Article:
To the editor:
I would like to share, with you, a truly Canadian (eh!) hockey story.
I am fortunate to be part of a wonderful group called The Wooden Sticks Hockey Club. With the exception of a much younger goalie, we are all retirees with ages ranging from 56 to 82. We have games among ourselves three days a week. Members can choose to play one, two, or three days each week. Wednesdays, however, are reserved for our 70+ players.
On Mondays, we play at Astorville Arena – just south of North Bay. Next door to the arena is Ecole St. Thomas d’Aquin.
Last month, something very different happened at one of our Monday games.
At 9 AM, as we were in the dressing room, one of our guys, told us that “a whole lot of kids were filing into the stands of the arena”. At first, we thought that there had been a scheduling error; but that wasn’t it. It seems that there was a gas leak at the school and all the students came over to ‘shelter in place’.
In Northern Ontario, we have quite a few Snow Days; but this was going to be a Gas Day.
When we got out onto the ice, the stands were packed with very excited young boys & girls. As we circled the rink for the warm-up, we got a lot of smiles & waves, and we were more than happy to return them. One of our players, who normally just skates around quietly, decided this would be a good day to practice lifting the puck and bouncing it up and down on his stick as he sailed around the boards.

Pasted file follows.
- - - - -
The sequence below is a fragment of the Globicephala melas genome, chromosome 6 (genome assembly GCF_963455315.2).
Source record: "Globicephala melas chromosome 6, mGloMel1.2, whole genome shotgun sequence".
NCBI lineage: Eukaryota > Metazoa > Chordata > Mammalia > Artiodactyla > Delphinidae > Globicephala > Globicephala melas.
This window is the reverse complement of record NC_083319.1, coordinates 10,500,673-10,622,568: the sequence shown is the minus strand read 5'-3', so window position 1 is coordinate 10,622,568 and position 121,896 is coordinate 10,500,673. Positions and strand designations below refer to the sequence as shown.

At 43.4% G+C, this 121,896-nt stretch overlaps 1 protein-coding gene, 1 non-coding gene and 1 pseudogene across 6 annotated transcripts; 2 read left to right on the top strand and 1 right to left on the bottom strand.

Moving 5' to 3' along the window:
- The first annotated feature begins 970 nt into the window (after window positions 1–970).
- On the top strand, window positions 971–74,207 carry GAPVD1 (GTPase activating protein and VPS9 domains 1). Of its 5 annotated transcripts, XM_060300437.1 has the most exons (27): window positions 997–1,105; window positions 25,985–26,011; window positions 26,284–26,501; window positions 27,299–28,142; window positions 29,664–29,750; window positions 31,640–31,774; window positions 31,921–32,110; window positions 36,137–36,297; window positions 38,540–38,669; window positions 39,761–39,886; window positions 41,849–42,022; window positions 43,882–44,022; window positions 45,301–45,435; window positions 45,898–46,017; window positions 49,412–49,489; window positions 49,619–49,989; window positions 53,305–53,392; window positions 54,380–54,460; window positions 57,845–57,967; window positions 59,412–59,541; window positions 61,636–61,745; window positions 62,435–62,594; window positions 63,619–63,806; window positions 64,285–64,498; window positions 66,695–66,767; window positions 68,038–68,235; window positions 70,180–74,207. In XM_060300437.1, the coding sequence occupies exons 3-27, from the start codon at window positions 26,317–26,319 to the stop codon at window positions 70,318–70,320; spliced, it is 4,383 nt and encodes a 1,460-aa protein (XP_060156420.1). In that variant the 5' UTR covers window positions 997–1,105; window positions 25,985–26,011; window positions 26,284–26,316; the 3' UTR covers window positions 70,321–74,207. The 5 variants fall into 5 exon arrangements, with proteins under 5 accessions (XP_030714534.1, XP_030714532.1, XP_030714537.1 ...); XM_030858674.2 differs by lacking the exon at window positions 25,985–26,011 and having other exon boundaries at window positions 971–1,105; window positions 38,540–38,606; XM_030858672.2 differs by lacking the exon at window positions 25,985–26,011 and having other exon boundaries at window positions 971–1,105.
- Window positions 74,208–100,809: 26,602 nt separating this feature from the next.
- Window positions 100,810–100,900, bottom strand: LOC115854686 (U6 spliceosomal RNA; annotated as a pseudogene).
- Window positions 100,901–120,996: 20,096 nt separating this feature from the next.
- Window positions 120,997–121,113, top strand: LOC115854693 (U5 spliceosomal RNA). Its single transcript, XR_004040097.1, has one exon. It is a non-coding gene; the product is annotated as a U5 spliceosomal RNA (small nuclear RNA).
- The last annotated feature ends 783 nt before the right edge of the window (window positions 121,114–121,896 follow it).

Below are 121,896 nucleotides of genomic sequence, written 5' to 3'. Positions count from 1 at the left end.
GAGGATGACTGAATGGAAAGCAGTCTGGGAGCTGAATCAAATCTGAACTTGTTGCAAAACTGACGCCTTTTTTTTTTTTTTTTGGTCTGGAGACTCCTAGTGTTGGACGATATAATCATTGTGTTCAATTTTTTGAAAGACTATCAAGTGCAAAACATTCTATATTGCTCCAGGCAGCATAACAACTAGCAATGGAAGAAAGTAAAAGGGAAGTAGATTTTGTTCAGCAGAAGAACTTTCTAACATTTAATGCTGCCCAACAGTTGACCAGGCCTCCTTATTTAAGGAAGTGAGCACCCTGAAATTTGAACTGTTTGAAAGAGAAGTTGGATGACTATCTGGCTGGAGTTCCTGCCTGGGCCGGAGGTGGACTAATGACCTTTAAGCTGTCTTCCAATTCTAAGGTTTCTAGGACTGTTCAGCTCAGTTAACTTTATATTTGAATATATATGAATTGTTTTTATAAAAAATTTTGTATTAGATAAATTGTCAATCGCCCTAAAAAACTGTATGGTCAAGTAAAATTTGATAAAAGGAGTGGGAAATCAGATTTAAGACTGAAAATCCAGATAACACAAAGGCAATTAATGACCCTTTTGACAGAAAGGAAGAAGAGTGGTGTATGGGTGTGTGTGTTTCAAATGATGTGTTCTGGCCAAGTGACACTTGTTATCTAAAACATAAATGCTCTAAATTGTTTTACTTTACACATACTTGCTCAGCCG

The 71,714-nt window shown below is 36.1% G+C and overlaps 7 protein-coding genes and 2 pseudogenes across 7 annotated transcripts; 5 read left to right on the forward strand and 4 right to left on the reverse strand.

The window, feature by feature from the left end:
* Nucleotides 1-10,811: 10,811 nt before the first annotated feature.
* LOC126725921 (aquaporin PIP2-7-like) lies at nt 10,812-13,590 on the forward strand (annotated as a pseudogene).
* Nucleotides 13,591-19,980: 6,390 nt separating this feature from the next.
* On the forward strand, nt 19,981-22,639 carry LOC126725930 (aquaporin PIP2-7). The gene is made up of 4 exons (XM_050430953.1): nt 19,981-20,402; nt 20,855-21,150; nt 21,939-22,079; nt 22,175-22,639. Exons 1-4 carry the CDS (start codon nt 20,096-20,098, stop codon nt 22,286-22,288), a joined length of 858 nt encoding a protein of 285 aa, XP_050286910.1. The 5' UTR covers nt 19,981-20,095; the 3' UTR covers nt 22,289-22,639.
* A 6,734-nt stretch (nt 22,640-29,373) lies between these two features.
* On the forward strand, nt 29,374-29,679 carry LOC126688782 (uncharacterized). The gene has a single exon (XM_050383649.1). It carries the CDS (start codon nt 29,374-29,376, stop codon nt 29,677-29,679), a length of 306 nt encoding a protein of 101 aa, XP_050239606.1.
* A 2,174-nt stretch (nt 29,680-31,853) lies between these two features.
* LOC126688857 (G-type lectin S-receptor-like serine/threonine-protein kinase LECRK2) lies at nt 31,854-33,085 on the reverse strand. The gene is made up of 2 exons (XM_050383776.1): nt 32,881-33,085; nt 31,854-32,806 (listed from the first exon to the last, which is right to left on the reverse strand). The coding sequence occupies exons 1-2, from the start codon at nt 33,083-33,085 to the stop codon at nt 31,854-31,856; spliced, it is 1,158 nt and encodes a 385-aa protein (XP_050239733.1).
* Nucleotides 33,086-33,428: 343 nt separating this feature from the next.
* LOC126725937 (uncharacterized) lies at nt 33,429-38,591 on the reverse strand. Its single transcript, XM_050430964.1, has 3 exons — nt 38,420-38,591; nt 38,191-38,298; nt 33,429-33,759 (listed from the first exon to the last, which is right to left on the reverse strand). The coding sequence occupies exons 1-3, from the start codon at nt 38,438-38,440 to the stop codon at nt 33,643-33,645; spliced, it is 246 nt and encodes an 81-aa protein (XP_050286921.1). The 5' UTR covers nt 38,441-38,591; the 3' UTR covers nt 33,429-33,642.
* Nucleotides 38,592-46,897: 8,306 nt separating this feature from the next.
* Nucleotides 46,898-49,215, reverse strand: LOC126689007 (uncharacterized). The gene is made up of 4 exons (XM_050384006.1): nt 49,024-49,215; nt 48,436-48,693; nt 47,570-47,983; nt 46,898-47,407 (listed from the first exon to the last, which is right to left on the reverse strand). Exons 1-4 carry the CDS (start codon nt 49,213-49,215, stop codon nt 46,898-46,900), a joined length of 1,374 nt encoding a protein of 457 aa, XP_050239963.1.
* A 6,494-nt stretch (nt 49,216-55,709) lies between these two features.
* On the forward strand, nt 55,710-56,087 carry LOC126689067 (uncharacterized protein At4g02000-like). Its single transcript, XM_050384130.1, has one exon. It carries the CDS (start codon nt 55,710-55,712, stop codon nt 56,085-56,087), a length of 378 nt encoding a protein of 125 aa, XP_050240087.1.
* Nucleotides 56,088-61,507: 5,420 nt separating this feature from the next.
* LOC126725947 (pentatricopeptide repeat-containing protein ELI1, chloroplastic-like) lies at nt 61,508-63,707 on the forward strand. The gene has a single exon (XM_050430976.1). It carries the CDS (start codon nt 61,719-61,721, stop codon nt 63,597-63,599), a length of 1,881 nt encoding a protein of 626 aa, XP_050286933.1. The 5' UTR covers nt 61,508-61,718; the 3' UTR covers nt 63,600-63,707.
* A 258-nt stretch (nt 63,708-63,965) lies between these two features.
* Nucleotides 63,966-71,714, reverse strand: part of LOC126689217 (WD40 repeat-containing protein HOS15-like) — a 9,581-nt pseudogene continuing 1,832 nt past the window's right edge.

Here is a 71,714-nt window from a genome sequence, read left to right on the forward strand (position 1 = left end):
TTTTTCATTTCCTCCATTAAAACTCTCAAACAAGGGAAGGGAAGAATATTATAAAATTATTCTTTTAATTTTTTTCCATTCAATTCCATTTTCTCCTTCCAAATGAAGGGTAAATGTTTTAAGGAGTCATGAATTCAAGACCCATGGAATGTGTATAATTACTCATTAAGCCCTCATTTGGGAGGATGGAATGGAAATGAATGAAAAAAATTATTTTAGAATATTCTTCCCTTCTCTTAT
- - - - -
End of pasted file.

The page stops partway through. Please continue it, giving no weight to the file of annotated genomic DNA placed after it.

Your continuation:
Once the game started, the energy boost provided by the students became very apparent. Normally, goals are just a routine part of playing. Not that day. Anyone who scored celebrated with upraised arms and emulated Paul Henderson in Moscow accompanied by loud cheers from the stands.
They loved it… so did we.
At one point, we considered arranging a ‘fight’ to add to the excitement. Luckily, with age comes wisdom; so, we decided against it.
In the nets, we had never seen Goalie Ken make such leaping moves and sweeping glove saves. More cheers.
In the other net, was our young goalie - a wonderful athlete named Catherine (aka ‘Cat). For her, it became a special game. Her son was in the stands with his classmates.
It went on like this for the whole first half (50 minutes). At this point, the ice is cleaned. Most of us take off our gloves and helmets and retire to the dressing room for a 10-minute break.
As we were filing past the kids, I heard one of them say… “Hey! They’re all Grandpas”